Who is Your Father?

 

Thursday April 1, 2004 Homily by Fr. Robert Altier   Fifth Week of Lent

Reading (Genesis 17:3-9)   Gospel (St. John 8:51-59)

 

When God spoke originally to Abraham, He told Abraham that he would be the father of many nations and that kings and rulers would rise from him. Jesus tells us that Abraham saw His day. That is, God showed Abraham that the Messiah would be raised up from the stock of Abraham, that He would be the ultimate King, the ultimate Ruler, and that everyone would serve Him. Imagine, to the degree that Abraham would be able to understand, to know that God would become flesh from one who was in his lineage; and yet, to some degree at least, God revealed this to Abraham so that he would understand what was going to be taking place. And Jesus tells us that Abraham saw this and he rejoiced. In seeing this, Abraham once again had to make that great act of faith. This was something that would be another fifteen hundred years into the future for Abraham, and yet he believed what God had shown him.

 

So too for us now, looking back 2,000 years, we look at the same Person of whom we hear in today’s Gospel that some of the people thought He was possessed. If we recall what we heard yesterday, Jesus was speaking to those Jews who believed in Him. Now they are saying, “We know that you are possessed.” These are the ones who believed in Him! But, obviously, they did not believe in Who He truly was. They thought He was a prophet, they thought He was a holy man, but they could not grasp the concept that He was God. For us, we must go beyond the concept of theory. That is, we know in our heads that Jesus is God, we know that He is the Savior of the world, that He is the long-awaited Messiah for the people of Israel; but now we, the people of the New Israel who recognize Who He is and who proclaim our faith in Him, in order to share in that faith of Abraham and truly be his children in Christ, the question still is – Is it beyond theory and into practice? How much does it mean to us to say we believe that Jesus is God? How much does it mean to us to have Him at the center of our lives? To have a depth of prayer that recognizes Who He truly is? Not just as a doctrinal point but as a Person, one Person with two natures, one Person Who is both God and man, the One Who tells us, Before Abraham came to be, I AM, because He is the One Who created Abraham and He is the One Who made the promises to Abraham because He is God from all eternity.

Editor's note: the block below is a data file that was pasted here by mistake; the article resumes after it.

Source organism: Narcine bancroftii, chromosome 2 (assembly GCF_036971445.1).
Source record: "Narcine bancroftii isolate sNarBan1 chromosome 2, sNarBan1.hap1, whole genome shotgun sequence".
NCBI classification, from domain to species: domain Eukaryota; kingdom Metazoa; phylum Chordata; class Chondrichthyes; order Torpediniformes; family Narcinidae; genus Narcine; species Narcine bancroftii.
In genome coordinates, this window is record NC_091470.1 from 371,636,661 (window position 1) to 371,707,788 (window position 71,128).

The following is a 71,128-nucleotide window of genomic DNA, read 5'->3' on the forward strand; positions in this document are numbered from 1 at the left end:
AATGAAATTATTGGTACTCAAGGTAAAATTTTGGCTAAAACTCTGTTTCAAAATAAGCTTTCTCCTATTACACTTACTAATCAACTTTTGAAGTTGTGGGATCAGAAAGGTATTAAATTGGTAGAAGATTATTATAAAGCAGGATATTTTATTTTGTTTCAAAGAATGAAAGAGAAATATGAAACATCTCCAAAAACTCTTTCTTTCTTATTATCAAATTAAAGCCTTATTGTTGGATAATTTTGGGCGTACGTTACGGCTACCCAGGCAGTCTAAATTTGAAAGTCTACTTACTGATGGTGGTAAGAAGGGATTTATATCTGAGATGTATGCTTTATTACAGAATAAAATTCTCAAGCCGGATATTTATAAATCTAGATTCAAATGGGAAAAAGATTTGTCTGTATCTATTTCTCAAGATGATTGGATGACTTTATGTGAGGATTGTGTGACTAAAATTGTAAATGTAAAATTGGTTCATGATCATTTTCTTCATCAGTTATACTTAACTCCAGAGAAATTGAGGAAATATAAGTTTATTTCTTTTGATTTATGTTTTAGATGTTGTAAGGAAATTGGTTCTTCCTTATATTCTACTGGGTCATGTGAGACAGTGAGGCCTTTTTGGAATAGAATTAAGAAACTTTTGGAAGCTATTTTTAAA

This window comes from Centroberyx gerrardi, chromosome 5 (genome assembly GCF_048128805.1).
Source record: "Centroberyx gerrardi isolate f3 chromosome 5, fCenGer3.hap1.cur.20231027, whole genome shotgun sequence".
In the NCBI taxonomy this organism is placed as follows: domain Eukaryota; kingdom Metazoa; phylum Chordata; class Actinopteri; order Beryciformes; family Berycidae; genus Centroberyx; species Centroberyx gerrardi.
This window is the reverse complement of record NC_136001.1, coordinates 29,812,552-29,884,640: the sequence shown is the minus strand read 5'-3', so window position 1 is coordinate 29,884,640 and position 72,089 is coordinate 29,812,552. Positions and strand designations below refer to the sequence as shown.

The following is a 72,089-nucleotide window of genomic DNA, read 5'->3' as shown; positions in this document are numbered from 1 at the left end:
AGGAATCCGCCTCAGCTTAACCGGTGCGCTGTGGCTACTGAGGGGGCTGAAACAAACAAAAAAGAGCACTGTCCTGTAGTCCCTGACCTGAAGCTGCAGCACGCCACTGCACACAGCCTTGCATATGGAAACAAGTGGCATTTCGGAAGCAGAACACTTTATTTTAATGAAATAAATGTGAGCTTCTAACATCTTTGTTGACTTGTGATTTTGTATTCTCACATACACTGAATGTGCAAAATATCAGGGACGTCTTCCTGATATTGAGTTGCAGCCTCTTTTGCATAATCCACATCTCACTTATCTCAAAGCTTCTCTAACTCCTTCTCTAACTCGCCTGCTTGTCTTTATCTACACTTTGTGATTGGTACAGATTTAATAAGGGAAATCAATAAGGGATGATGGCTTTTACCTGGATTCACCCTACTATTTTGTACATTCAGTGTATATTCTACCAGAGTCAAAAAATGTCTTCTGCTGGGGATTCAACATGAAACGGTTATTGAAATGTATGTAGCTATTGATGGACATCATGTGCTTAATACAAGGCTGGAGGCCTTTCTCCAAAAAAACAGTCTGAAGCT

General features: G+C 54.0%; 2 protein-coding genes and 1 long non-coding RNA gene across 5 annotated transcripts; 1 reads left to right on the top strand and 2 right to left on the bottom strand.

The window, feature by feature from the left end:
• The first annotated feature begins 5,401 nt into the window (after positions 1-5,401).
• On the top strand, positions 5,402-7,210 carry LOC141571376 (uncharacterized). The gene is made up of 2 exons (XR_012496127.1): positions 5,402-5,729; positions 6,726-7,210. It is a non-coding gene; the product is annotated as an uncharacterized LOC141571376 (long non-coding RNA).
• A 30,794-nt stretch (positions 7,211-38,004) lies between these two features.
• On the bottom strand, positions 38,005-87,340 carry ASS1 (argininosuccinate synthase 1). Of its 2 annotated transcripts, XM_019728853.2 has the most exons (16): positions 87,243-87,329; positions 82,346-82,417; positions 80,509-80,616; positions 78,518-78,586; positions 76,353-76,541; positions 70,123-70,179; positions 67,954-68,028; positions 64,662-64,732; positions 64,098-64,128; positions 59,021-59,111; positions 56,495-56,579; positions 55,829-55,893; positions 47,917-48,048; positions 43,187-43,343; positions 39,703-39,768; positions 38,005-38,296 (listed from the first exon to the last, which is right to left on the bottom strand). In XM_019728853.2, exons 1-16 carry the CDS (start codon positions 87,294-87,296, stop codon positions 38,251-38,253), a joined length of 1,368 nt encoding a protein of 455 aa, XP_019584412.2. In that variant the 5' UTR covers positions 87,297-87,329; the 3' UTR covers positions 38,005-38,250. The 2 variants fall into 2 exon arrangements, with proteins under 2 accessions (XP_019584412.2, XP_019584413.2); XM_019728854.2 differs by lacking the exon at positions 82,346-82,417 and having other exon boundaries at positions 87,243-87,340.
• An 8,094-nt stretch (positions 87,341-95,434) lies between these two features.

Again, when we look at our own day-to-day lives, we can ask ourselves, “Just how much a part of our daily lives is Jesus? Is He there just for this one half-hour every morning? Or is He there for a couple of times a day when we set aside a little bit of time to pray? Or is He at the center of our lives? How much does it really mean to us to say that we believe in Jesus Christ? Is He the most important thing – most important Person – in our lives? Do our lives revolve around Him? Do the decisions we make have Him as the point of reference? In the way that we act, are we seeking to imitate Him as Scripture tells us we are to do?” These are some things that we can think about because it is not a question of whether we believe the doctrine.

 

Remember, Our Lord told us, Not everyone who cries out ‘Lord, Lord,’ will enter the kingdom of heaven; but only the one who does the Will of My Father in heaven. So for us it is to make sure that we are seeking the exact same thing. He did only the Will of His Father; and if we are going to be members of Jesus Christ and we are going to profess our faith in Him, it is to do the same: only the Will of our Father in heaven. Remember too, though, that the people we heard in yesterday’s Gospel said, “God is our Father,” and Jesus said, If God were your Father, you would be doing the works of God. And so He said to them, You do the works of your father, and I do the works of My Father. Again, to give lip service to God and say that He is our Father means nothing unless we are putting it into practice, unless we are taking what we know in theory and we are bringing it down from our heads to our hearts and putting into practice what we know to be true.

 

So it is not only knowing that Jesus Christ is God, but it is to love Jesus Christ as God. It is not merely knowing that He is our Savior and our Messiah; it is to love Him as such. It is to love Him as the Son of Mary and as the Son of God, and it is to live His life. That is the only thing that is truly important. If we are going to call God our Father, we are to do what He shows us, what He tells us. We are to follow the example of Jesus Christ, and even more we are to allow Jesus to live in us and through us so that His life will be perpetuated on earth through each one of us. That is the kind of people who believe that He seeks, the ones who not only give lip service to Him but do the Will of His heavenly Father so that when we say that God is our Father it will be recognized to be true because the works of Christ will be done in us. That is what the promise to Abraham is ultimately about. It is to have children who are true to God, true children of Abraham who believe and act on that belief so that we will also be true sons and daughters of our heavenly Father.

 

*  This text was transcribed from the audio recording of a homily by Father Robert Altier with minimal editing.